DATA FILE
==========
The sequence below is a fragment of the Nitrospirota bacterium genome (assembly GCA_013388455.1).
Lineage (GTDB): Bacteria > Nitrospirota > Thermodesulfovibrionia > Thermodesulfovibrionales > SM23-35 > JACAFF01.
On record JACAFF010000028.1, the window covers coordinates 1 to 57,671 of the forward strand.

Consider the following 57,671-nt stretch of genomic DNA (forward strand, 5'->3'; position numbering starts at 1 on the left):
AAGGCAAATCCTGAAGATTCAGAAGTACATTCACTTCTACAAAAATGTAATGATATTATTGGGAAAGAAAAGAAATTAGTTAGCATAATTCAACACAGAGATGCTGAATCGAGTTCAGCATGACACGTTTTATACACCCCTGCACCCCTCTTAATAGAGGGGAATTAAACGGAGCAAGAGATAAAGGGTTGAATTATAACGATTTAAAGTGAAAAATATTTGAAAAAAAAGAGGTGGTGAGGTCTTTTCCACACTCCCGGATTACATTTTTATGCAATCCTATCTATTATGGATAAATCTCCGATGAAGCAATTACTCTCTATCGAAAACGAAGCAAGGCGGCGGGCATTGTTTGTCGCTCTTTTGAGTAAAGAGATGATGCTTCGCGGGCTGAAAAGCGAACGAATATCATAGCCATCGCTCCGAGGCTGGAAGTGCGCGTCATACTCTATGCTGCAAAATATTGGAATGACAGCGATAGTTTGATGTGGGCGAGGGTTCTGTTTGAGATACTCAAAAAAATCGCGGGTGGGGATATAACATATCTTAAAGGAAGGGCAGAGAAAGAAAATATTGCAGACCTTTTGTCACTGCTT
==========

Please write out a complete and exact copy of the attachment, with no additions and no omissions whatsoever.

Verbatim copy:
The sequence below is a fragment of the Nitrospirota bacterium genome (assembly GCA_013388455.1).
Lineage (GTDB): Bacteria > Nitrospirota > Thermodesulfovibrionia > Thermodesulfovibrionales > SM23-35 > JACAFF01.
On record JACAFF010000028.1, the window covers coordinates 1 to 57,671 of the forward strand.

Consider the following 57,671-nt stretch of genomic DNA (forward strand, 5'->3'; position numbering starts at 1 on the left):
AAGGCAAATCCTGAAGATTCAGAAGTACATTCACTTCTACAAAAATGTAATGATATTATTGGGAAAGAAAAGAAATTAGTTAGCATAATTCAACACAGAGATGCTGAATCGAGTTCAGCATGACACGTTTTATACACCCCTGCACCCCTCTTAATAGAGGGGAATTAAACGGAGCAAGAGATAAAGGGTTGAATTATAACGATTTAAAGTGAAAAATATTTGAAAAAAAAGAGGTGGTGAGGTCTTTTCCACACTCCCGGATTACATTTTTATGCAATCCTATCTATTATGGATAAATCTCCGATGAAGCAATTACTCTCTATCGAAAACGAAGCAAGGCGGCGGGCATTGTTTGTCGCTCTTTTGAGTAAAGAGATGATGCTTCGCGGGCTGAAAAGCGAACGAATATCATAGCCATCGCTCCGAGGCTGGAAGTGCGCGTCATACTCTATGCTGCAAAATATTGGAATGACAGCGATAGTTTGATGTGGGCGAGGGTTCTGTTTGAGATACTCAAAAAAATCGCGGGTGGGGATATAACATATCTTAAAGGAAGGGCAGAGAAAGAAAATATTGCAGACCTTTTGTCACTGCTT